http://www.ncbi.nlm.nih.gov/pmc/articles/PMC6279322PMC
September 2018

Tumor-infiltrating lymphocytes and ductal carcinoma in situ of the breast: friends or foes?

Mod Pathol 2018 07 20;31(7):1012-1025. Epub 2018 Feb 20.

Department of Pathology, Erasmus MC Cancer Institute, Rotterdam, The Netherlands.

In the past three decades, the detection rate of ductal carcinoma in situ of the breast has dramatically increased due to breast screening programs. As a consequence, about 20% of all breast cancer cases are detected in this early in situ stage. Some ductal carcinoma in situ cases will progress to invasive breast cancer, while other cases are likely to have an indolent biological behavior. The presence of tumor-infiltrating lymphocytes is seen as a promising prognostic and predictive marker in invasive breast cancer, mainly in HER2-positive and triple-negative subtypes. Here, we summarize the current understanding regarding immune infiltrates in invasive breast cancer and highlight recent observations regarding the presence and potential clinical significance of such immune infiltrates in patients with ductal carcinoma in situ. The presence of tumor-infiltrating lymphocytes, their numbers, composition, and potential relationship with genomic status will be discussed. Finally, we propose that a combination of genetic and immune markers may better stratify ductal carcinoma in situ subtypes with respect to tumor evolution.
View Article and Find Full Text PDF

Download full-text PDF

Source
http://dx.doi.org/10.1038/s41379-018-0030-xDOI Listing
July 2018

Independent replication of polymorphisms predicting toxicity in breast cancer patients randomized between dose-dense and docetaxel-containing adjuvant chemotherapy.

Oncotarget 2017 Dec 27;8(69):113531-113542. Epub 2017 Nov 27.

Division of Molecular Pathology, Netherlands Cancer Institute, Amsterdam, The Netherlands.

Introduction: Although pharmacogenomics has evolved substantially, a predictive test for chemotherapy toxicity is still lacking. We compared the toxicity of adjuvant dose-dense doxorubicin-cyclophosphamide (ddAC) and docetaxel-doxorubicin-cyclophosphamide (TAC) in a randomized multicenter phase III trial and replicated previously reported associations between genotypes and toxicity.

Results: 646 patients (97%) were evaluable for toxicity (grade 2 and higher). Whereas AN was more frequent after ddAC ( < 0.001), TAC treated patients more often had PNP ( < 0.001). We could replicate 2 previously reported associations: TECTA (rs1829; OR 4.18, 95% CI 1.84-9.51, 0.001) with PNP, and GSTP1 (rs1138272; OR 2.04, 95% CI 1.13-3.68, 0.018) with PNP.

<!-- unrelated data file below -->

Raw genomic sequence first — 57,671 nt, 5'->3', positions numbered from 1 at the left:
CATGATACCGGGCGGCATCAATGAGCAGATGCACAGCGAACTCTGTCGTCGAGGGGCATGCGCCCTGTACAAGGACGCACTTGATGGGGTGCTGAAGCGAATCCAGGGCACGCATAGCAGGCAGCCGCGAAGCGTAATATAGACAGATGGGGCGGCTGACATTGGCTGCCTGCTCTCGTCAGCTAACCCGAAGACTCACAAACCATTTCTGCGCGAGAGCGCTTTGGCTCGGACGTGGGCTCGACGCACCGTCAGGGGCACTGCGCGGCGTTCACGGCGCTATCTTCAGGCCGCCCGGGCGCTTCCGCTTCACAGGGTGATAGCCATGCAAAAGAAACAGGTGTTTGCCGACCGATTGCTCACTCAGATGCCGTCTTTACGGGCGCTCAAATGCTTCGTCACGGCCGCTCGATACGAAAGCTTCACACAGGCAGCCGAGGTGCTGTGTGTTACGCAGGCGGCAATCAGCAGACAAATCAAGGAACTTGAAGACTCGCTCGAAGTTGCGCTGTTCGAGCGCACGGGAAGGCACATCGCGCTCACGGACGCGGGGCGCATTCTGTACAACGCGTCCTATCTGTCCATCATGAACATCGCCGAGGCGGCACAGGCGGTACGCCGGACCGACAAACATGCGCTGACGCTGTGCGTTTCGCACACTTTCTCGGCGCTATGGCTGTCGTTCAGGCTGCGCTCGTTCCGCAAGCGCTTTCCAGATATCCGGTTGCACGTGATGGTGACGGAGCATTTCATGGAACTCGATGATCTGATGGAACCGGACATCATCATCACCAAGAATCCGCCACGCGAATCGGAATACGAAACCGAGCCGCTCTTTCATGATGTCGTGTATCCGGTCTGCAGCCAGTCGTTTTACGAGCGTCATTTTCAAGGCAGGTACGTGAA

Materials And Methods: Patients with pT1-3, pN0-3 breast cancer were randomized between six cycles A60C600 every 2 weeks or T75A50C500 every 3 weeks. Associations of 13 previously reported single nucleotide polymorphisms (SNPs) with the most frequent toxicities: anemia (AN), febrile neutropenia (FN) and peripheral neuropathy (PNP) were analyzed using logistic regression models.

Conclusions: In this independent replication, we could replicate an association between 2 out of 13 SNPs and chemotherapy toxicities. These results warrant further validation in order to enable tailored treatment for breast cancer patients.
View Article and Find Full Text PDF

Download full-text PDF

Source
http://dx.doi.org/10.18632/oncotarget.22697DOI Listing
http://www.ncbi.nlm.nih.gov/pmc/articles/PMC5768344PMC
December 2017

Targeting immune checkpoints in breast cancer: an update of early results.

ESMO Open 2017 14;2(5):e000255. Epub 2017 Nov 14.

Molecular Immunology Unit, Institut Jules Bordet, Université Libre de Bruxelles, Brussels, Belgium.

The immune tumour microenvironment has been shown to play a crucial role in the development and progression of cancer. Expression of gene signatures, reflecting immune activation, and the presence of tumour-infiltrating lymphocytes were associated with favourable outcomes in HER2-positive and triple-negative breast cancer. Recently, immunotherapy with immune checkpoint blockade induced long-lasting responses and improved survival in hard-to-treat malignancies (ie, melanoma and non-small cell lung cancer) and are changing treatment paradigms in a variety of neoplastic diseases. Immune checkpoint blockade has been evaluated in breast cancer, particularly in the triple-negative subtype, with promising results observed in monotherapy or in combination with chemotherapy in the metastatic and neoadjuvant settings. However, identification of patients who are most likely to benefit from immune checkpoint blockade remains challenging, with many patients not responding to treatments and a significant financial cost. The combination of immune checkpoint blockade with conventional cancer treatments such as chemotherapy, radiotherapy, targeted therapies or with other immunotherapies is a promising strategy to potentiate its efficacy in breast cancer although further research is required to effectively identify who will respond to these immunotherapies. In this review we report the most recent results that emerged from trials testing immune checkpoint blockade and potential predictive biomarkers and emphasise the new strategies that are under clinical development in breast cancer.
View Article and Find Full Text PDF

Download full-text PDF

Source
http://dx.doi.org/10.1136/esmoopen-2017-000255DOI Listing
http://www.ncbi.nlm.nih.gov/pmc/articles/PMC5687552PMC
November 2017

Neoadjuvant Therapy for Breast Cancer: Established Concepts and Emerging Strategies.

Drugs 2017 Aug;77(12):1313-1336

Department of Medical Oncology, Netherlands Cancer Institute, Plesmanlaan 121, 1066CX, Amsterdam, The Netherlands.